As I check out my networking opportunities for the upcoming week, I realize that I could attend several events every day.  I love networking and truly believe that the old saying, (which has been upgraded now) of “Know, Like, Trust” (now “Know, Love, Trust”) is totally misunderstood.  Many people think that it’s all about telling people about the features of your business.  They attend the event, hand out business cards, talk about what they do, and then wonder why it doesn’t bring them business.  They may attend for a few times, then move on to another group.  How can we make networking better?

I am not going to pretend that I am the know-all, be-all about networking, but it has been the biggest source of my business for the last 5 years.  Not only have I gotten business, but I have met wonderful people and built strong, enduring friendships.

I would like to share some ideas that you might want to consider when you attend a networking event.

  1. Find two people who you think you can help.  What other opportunities can you offer them?  I have three organizations in which I am very active.  I have set up introductions and speaking opportunities for people I meet.
  2. When you ask others about themselves and their businesses first, they will then ask you about yours. Ask sincerely and listen to what they say.  Focus on them, then think how you can help them.
  3. When they ask you what you do, tell stories. If you are a realtor, talk about how you helped someone find a house.  I met someone who had shown the same person 110 houses before they decided to purchase a house.  When I asked them why they hadn’t moved on, the answer was, “I wanted to make sure these people found something they liked.”  Do you think I would recommend this person?  Absolutely!!
  4. Do they have an interesting occupation or information that others would enjoy or find useful? Recently, I met a vet who has a leader dog and learned the story of how that came about.  What a terrific program for my Rotary Club!!
  5. Follow up with one-on-ones. Here is where they will get to know you.
  6. Develop a newsletter using mail chimp or constant contact. Give useful information, and do it on a regular basis.  Add the new business cards to your recipient list on a regular basis.
  7. Last but not least, be passionate about what they do and what you do. Be real and believable!!

I hope this helps in making your networking productive and fun!!

attend several events every day.  I love networking and truly believe that the old saying, (which has been upgraded now) of “Know, Like, Trust” (now “Know, Love, Trust”) is totally misunderstood.  Many people think that it’s all about telling people about the features of your business.  They attend the event, hand out business cards, talk about what they do, and then wonder why it doesn’t bring them business.  They may attend for a few times, then move on to another group.  How can we make networking better?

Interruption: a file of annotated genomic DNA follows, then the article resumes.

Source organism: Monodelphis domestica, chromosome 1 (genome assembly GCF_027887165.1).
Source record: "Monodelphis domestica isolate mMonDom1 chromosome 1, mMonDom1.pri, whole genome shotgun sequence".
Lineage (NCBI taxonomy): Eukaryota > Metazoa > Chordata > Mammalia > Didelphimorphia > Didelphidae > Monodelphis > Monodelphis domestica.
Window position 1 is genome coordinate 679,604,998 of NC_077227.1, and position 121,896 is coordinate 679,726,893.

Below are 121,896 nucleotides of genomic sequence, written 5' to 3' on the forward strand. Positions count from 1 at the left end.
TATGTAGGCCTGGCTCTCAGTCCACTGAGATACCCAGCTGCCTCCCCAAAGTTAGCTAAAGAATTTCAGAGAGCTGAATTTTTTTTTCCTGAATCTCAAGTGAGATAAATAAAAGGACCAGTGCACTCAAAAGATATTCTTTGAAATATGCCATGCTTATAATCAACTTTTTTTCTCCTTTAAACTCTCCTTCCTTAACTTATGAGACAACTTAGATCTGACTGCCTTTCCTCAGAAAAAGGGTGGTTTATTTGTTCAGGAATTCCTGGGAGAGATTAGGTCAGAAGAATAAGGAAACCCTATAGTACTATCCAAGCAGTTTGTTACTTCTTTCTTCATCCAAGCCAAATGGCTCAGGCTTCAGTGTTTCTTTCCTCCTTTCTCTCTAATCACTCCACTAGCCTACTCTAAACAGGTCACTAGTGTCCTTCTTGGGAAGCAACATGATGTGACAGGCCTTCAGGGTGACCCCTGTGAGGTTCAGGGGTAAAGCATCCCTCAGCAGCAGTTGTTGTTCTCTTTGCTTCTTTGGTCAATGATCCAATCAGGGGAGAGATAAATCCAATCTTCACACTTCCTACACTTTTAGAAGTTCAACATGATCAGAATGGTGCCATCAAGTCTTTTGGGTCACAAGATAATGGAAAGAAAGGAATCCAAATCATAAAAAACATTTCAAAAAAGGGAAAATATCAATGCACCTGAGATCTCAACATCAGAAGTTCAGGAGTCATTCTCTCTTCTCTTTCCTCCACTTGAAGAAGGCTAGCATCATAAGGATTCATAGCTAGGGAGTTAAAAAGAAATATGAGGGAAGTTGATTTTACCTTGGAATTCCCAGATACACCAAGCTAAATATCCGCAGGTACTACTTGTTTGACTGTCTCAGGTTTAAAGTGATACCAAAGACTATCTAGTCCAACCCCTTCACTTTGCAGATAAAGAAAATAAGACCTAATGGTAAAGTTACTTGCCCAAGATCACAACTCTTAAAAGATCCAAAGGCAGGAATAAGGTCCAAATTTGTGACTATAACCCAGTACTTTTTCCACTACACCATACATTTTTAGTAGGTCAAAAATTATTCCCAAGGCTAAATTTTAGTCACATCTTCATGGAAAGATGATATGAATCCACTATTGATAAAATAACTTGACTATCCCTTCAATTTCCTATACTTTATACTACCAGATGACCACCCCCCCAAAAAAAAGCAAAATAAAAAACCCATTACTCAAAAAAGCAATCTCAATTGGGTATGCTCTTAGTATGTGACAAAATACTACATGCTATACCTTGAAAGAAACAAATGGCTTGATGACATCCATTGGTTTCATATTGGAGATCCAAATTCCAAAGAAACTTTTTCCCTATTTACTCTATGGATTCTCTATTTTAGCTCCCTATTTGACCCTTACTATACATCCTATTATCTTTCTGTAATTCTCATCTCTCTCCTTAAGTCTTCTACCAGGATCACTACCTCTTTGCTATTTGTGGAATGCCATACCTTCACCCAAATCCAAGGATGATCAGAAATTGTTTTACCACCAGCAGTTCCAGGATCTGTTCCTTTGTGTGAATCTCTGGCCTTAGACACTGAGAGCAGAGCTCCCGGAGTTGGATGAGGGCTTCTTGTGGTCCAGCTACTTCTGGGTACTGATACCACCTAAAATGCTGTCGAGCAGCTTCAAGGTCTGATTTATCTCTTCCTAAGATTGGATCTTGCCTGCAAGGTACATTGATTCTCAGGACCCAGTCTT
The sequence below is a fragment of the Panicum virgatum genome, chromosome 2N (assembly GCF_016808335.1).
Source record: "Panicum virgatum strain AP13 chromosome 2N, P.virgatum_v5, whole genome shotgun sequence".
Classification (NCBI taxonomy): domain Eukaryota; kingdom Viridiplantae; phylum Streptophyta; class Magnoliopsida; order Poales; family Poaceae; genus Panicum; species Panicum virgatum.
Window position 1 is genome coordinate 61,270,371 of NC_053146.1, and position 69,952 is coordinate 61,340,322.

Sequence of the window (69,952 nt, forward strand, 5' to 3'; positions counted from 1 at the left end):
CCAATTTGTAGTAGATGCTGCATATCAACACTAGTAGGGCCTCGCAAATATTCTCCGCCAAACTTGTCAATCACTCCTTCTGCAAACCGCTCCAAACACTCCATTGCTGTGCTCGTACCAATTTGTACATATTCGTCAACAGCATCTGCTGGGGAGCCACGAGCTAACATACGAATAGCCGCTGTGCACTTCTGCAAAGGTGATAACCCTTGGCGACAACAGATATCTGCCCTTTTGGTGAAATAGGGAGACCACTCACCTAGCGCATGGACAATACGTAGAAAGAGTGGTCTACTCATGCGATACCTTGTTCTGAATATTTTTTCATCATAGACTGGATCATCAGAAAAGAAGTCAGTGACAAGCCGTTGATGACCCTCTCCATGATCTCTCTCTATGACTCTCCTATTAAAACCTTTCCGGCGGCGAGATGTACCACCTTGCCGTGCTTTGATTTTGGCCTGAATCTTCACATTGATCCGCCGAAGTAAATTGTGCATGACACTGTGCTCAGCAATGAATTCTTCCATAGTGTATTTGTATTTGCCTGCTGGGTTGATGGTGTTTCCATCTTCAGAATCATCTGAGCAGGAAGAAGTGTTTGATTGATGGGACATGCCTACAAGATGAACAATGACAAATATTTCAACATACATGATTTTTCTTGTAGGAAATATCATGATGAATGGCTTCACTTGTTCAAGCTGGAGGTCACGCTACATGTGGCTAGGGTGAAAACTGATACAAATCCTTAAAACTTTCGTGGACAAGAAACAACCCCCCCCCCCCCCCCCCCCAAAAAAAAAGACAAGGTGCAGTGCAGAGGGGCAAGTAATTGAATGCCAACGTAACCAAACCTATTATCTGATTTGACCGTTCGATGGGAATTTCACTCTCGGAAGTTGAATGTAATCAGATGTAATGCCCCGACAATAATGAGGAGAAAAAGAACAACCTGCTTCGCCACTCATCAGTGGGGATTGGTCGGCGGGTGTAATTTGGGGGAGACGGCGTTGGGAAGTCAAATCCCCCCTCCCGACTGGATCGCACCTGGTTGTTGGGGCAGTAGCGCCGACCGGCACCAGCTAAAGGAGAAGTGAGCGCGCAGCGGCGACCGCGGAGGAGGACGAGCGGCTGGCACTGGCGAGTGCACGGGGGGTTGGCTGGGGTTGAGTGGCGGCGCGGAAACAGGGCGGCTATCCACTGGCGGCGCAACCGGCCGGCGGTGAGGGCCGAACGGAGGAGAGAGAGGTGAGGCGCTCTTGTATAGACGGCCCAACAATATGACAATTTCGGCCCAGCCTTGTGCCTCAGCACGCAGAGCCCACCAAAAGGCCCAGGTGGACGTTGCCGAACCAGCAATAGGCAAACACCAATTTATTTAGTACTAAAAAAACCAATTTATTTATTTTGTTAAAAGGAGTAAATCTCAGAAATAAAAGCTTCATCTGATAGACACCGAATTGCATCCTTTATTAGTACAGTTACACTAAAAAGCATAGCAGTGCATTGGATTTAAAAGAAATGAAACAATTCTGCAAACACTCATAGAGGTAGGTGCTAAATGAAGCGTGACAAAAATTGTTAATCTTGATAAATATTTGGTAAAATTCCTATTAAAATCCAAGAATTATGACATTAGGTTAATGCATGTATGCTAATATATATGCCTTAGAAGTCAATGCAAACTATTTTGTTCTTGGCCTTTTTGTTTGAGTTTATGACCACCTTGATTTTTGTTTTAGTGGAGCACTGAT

I am not going to pretend that I am the know-all, be-all about networking, but it has been the biggest source of my business for the last 5 years.  Not only have I gotten business, but I have met wonderful people and built strong, enduring friendships.

I would like to share some ideas that you might want to consider when you attend a networking event.

  1. Find two people who you think you can help.  What other opportunities can you offer them?  I have three organizations in which I am very active.  I have set up introductions and speaking opportunities for people I meet.
  2. When you ask others about themselves and their businesses first, they will then ask you about yours. Ask sincerely and listen to what they say.  Focus on them, then think how you can help them.
  3. When they ask you what you do, tell stories. If you are a realtor, talk about how you helped someone find a house.  I met someone who had shown the same person 110 houses before they decided to purchase a house.  When I asked them why they hadn’t moved on, the answer was, “I wanted to make sure these people found something they liked.”  Do you think I would recommend this person?  Absolutely!!
  4. Do they have an interesting occupation or information that others would enjoy or find useful? Recently, I met a vet who has a leader dog and learned the story of how that came about.  What a terrific program for my Rotary Club!!
  5. Follow up with one-on-ones. Here is where they will get to know you.
  6. Develop a newsletter using mail chimp or constant contact. Give useful information, and do it on a regular basis.  Add the new business cards to your recipient list on a regular basis.
  7. Last but not least, be passionate about what they do and what you do. Be real and believable!!

I hope this helps in making your networking productive and fun!!

 

 

 

 

 

 

 

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